just came from giving a talk on how to make money with your laser, and prior to me speaking I was told I could not mention anything about money, pricing, or what others are selling items for. I did find this frustrating because so many need guidance. A suggested starting point is needed to help one become successful and not give away their future.
Pricing is quite confusing because the work we do is so diverse. I have heard many laser distributors suggest $1 a minute for laser time as a target, and then it went to $2 a minute. Some say $60 to $150 an hour is appropriate for laser time, and that all sounds good for making a decision on buying a laser, but is it feasible?
I can tell you from experience these numbers are not only feasible but I know some laser shops are making much more than this with their products. I’m talking about laser owners who are making this amount with wholesale pricing.
Many customers sell this Victorian Doll House as an unassembled kit for $75, a 1,500% markup over material cost. When you add in the hour cut time, it is not feasible for wholesale, but still profitable at retail.
There are also many successful shops making less than the targeted or suggested $1 a minute. What? Here is where I start rambling, because every situation can be somewhat different, yet the ultimate goal is, “What should I be charging to stay in business, be successful, and expand?”
Break down the $1 a minute times 40 hours a week, 52 weeks a year. That is almost $125,000 gross income a year. With your laser investment, could you make less and still find this industry viable to buy more lasers? I would if I could keep my laser busy running products all the time.
Let me walk you through a possible sale. A customer comes in and wants to buy a laser-engraved pen. You have many styles to pick from, such as different woods and stains, and also fonts that can be used. It is not unusual for you to spend (conservatively) 30 to 45 minutes with a customer before they decide on the ultimate pen gift they want to buy. We haven’t even thrown in the story they are going to tell you about why they are buying this pen! I believe this transaction in some cases can last more than an hour. You see it as building customer relations (so true and important), but it is time spent on one order. Now you take this pen into the back room, and your laser takes 15 seconds to engrave it. What do you charge? My answer would be as much as the market will bear or the customer is willing to pay. Not much help, am I?
For this scenario, I would probably try to fit some (if not all) of the engraved cost into the pen price. Pricing gets even more difficult if the customer wants multiple lines of text or you need to use your rotary fixture. Setup takes time as well. Do you charge for that? Some do, but in this case you have to compete with other companies. Let’s say you charge the customer a $15 fee for the engraving. That is reasonable and equals $1 a second of laser time. Wow! That is impressive. At $3,600 an hour laser time, I would start shopping for that jet ranger helicopter I always wanted! I know I am being over the top on this, but my point is laser time doesn’t always equal actual time spent on a sale (or hourly profit). This helps me bring up my next point.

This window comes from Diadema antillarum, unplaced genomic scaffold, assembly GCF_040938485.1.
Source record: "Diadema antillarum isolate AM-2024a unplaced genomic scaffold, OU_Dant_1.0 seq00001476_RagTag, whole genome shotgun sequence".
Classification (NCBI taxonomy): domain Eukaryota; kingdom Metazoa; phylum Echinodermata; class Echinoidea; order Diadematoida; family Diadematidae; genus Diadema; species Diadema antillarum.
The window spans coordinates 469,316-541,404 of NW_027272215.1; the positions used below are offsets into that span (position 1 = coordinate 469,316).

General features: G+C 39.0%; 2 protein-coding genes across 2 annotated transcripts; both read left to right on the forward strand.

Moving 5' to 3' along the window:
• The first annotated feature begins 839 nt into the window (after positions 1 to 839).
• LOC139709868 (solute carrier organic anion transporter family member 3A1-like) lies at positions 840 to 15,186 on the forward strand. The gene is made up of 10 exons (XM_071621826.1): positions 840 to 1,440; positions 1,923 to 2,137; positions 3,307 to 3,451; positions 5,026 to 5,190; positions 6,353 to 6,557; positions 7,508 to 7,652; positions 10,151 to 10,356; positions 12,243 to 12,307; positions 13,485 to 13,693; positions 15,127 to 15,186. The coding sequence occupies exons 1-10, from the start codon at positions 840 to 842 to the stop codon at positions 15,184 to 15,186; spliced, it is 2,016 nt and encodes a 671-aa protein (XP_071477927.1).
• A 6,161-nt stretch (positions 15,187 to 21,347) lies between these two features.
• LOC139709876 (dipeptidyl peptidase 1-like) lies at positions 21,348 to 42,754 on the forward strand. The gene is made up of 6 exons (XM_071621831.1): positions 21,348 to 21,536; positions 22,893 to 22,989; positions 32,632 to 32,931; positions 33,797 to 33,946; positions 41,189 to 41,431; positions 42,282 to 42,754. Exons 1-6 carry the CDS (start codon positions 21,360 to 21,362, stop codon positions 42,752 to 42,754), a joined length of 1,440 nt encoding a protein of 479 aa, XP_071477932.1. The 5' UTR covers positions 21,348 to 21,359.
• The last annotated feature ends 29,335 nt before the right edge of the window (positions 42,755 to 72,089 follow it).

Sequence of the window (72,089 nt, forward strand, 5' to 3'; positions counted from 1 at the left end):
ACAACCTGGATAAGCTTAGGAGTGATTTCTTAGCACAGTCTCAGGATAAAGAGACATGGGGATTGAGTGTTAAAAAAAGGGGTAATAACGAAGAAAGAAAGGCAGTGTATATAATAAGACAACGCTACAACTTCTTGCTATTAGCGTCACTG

The more time your laser is running, the better your chances for success. (Like that was news to you.) I am a big advocate for producing your own product line. When you get a personalized order, you can make $1 a second, interrupt production, run the order and then go back to producing products.
I want your laser running eight hours a day or more. This is where the success comes in, and profit is figured on a full day’s production. My background is manufacturing, so I am always looking at material cost, production time, and overhead versus retail/wholesale price. Basically my goal is to make product patterns you can create that will sell for at least 1,000% markup over material cost. Some may think that’s an impossible amount. Actually I try to accomplish this at wholesale pricing. It is only 10 times material cost, but 1,000 percent sounds like so much more.
Can you still be profitable at a 500% markup? Absolutely, but I believe this is the bare minimum if you plan to wholesale. Let me clarify. There are exceptions to every rule, and I’m talking about manufacturing a product line. Many times the manufacturer makes only a small profit off their products because of sales/marketing costs, overhead, and supplies. So, many expenses have to be absorbed before your net profit is realized.
I could debunk my theory with certain products, but we are trying to set a general pricing target. Can a product be produced on my laser that has over a 1,000% markup on material and not be an ideal product for wholesale? Yes. Once again, let’s use one of my patterns—the Victorian Doll House. At our price of material, the cost is about $5. If you are cutting this on a 45-watt laser, it will take you about an hour to cut with all the details. Many customers sell this kit unassembled for $75, and that is a 1,500% markup over material cost. But when you add in the hour cut time, this makes the product not feasible for wholesale, but still profitable at retail.
Can we come up with faster ways to produce the product? How about buying supplies in bulk, for less? You should always look for ways to improve a product line, and that includes making it more desirable.
This laser industry is so exciting with all the possibilities. The truth is we have barely scratched the surface at what new ideas are created every day using a laser.
Is it possible to make a product that sells for 20, 30, or possibly 200 times material costs, which is a 20,000% markup? Absolutely. Come on, you’ve got to be kidding now. No. I see it all the time. We have customers who buy their wood in bulk to cut our ornament patterns. Their material costs are 3 cents and the retail is $6.